“You are afraid,” the fortune teller told Anthony Torelli. She dressed like a gypsy, and her heavy-lidded eyes seemed to gleam with dark secrets.
“I know that.” Sweat dripped inside his shirt. “I want to know why.” The air in the little house was stifling, and the incense made his head swim. “I gotta see how this plays out.”
Her fingers moved over the calluses on his left hand, and down to the base of his thumb, and she shook her head.
“You should leave,” she said, her voice a whisper.
Anthony frowned. “What do you see?” All this last month fear kept twisting his gut. He hadn’t slept. He couldn’t eat in peace. Damn fear made him jump at his own shadow. He even broke into a sweat when no one was there. He did not know why he was so scared. And doing what he did for a living, being scared shitless could get him killed.
It made him break down and tell Mario last Tuesday when he visited the old guy in the nursing home. Mario had suggested visiting the fortune teller. Mario had been an enemy once, a fixer for the Giovanis, but he was stuck in an iron lung, thanks to losing out to Anthony’s father fifteen years ago in a turf war between the families. Pappa’s boss had won that war, too. Mario told him she would have the answer. Mario said she was an old friend of his nephew Gino. It sounded crazy, but Anthony decided to give it a shot.
The fortune teller had to know why. He couldn’t keep on like this.
Her red lips pursed as she studied his palm. She released his hand and wouldn’t meet his eyes. “I do not have an answer for you. You must leave.”
She shook her head. “Just leave.”
“Damn it, tell me!” He grabbed her hand. “I won’t leave until you do.”
She twisted in his grasp. “Please just leave.”
“No.” He gripped her hand with all his strength and she cried out.
“Stop it!” Tears filled her eyes.
Anthony released her. “Don’t think of getting up,” he said.
She dropped her head. A single tear splashed on the red tablecloth.
“I’m not leaving until you tell me what the danger is.”
“If you stay, death comes.”
“My husband is coming. Please, I don’t want you to hurt him.”
“Why would I? I don’t know him.”
She did not meet his stare. Anthony swore under his breath. You couldn’t trust people who wouldn’t look you in the eye. It usually meant they were hiding something, lying, or both.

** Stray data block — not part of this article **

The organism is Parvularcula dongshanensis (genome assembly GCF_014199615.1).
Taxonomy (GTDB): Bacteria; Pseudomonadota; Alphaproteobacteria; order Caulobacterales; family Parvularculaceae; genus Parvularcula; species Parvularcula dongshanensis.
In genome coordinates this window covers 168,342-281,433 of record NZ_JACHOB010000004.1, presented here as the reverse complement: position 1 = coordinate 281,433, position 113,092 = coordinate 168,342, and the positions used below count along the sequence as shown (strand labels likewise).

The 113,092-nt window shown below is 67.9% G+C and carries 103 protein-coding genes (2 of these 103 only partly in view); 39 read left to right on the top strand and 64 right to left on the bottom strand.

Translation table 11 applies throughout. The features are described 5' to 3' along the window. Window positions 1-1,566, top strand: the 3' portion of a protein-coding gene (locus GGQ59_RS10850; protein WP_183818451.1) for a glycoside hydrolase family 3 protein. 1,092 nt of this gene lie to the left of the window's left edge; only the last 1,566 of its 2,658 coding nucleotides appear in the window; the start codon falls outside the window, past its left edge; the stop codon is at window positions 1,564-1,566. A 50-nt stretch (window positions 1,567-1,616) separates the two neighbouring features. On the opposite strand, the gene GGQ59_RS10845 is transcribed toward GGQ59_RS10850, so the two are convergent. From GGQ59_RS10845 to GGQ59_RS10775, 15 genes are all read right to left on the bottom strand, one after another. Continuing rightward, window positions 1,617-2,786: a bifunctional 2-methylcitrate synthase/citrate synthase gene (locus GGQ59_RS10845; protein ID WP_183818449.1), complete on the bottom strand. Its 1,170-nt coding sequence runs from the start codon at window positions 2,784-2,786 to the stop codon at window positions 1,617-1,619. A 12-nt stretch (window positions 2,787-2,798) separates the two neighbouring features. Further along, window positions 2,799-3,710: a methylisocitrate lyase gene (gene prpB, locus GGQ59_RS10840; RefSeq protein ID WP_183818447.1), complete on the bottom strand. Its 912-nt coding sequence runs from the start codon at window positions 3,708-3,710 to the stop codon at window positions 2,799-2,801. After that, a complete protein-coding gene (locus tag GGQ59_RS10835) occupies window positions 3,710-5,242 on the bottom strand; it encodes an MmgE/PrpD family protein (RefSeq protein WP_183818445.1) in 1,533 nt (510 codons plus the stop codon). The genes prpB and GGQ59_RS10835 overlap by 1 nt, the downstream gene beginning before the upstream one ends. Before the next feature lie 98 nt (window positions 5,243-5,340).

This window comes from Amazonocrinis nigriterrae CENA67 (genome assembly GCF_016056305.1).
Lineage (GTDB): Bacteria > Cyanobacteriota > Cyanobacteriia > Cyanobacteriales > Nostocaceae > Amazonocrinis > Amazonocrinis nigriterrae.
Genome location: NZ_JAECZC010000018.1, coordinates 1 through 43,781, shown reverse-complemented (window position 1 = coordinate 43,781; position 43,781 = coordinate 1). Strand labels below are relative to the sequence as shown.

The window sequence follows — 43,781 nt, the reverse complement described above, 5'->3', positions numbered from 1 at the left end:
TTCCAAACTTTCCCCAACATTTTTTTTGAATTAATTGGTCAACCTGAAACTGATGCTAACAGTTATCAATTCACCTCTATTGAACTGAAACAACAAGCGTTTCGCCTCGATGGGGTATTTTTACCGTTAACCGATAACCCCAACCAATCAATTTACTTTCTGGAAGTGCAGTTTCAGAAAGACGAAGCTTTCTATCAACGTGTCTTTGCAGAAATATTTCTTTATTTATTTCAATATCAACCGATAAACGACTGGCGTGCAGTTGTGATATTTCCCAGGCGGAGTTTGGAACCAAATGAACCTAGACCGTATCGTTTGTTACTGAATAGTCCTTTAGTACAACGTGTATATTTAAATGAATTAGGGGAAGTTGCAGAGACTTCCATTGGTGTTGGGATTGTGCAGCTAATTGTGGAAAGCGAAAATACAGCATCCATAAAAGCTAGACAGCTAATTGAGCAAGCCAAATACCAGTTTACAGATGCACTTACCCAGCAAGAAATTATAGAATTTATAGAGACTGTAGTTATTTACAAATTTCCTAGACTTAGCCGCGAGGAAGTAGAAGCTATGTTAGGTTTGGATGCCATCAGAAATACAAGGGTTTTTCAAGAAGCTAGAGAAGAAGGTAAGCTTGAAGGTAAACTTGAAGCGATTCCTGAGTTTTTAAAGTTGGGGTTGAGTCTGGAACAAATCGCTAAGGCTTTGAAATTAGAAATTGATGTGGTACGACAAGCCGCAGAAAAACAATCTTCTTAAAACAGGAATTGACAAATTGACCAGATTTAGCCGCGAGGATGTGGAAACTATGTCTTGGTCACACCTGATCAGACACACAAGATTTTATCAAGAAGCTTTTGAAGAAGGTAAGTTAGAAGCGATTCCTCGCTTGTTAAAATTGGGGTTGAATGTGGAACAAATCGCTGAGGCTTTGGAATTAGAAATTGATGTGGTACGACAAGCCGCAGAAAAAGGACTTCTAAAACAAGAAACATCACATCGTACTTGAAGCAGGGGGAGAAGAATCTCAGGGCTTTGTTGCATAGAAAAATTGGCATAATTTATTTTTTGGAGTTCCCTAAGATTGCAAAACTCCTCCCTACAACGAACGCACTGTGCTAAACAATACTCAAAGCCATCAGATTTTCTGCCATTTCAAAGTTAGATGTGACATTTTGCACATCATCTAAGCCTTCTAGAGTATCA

“I don’t want anyone to die.”
“Why would that happen?” Anthony’s right hand brushed the pistol grip of the 9mm Glock holstered inside his suit.
“You are a dangerous man,” she said.
“I’m not going to hurt anybody who behaves.”
The back door slammed.
Her gaze pleaded with him.
“Lisa!” a voice roared.
Anthony stood halfway out of his chair.
“Please,” she said. Her voice dropped to a whisper. “Leave.”
A man burst through the curtain behind the woman. “You bitch,” he said. His face was flushed. “I told you to give up whoring!”
Anthony could smell the booze on him from across the table.
“She’s not turning a trick here,” Anthony said.
The man glared at him. “You’re the last john she ever does.”
“I ain’t whoring here,” Anthony said.
The man laughed. “Bullshit. I’m going to fix it so she never whores again.”
Anthony squared his shoulders. Beating women was wrong. “You gotta go through me first. He drew the Glock.
The man cursed and lunged at him.
The gun coughed three times.
The fortune teller screamed.
Three crimson splashes erupted across her husband’s chest, and he fell.
Anthony looked down at the corpse. “You should have told me,” he said to the woman. “I would have left.” He holstered his gun.
She laughed. “I didn’t want you to leave.”
Anthony saw the little Beretta in her right hand an instant before she pulled the trigger. The bullet smacked into his chest. Anthony collapsed back into the chair. He blinked, and coughed blood. The room grew dark.
Her words seemed to come from far away. “‘Play out two strings at once’, Mario said.” She laughed. “He was right.”
Dale Ivan Smith grew up in the Pacific Northwest, and works for the largest public library in Oregon, where he has the privilege to work with patrons from a wide variety of backgrounds and diverse reading interests. He has had stories published in 10Flash magazine and Every Day Fiction.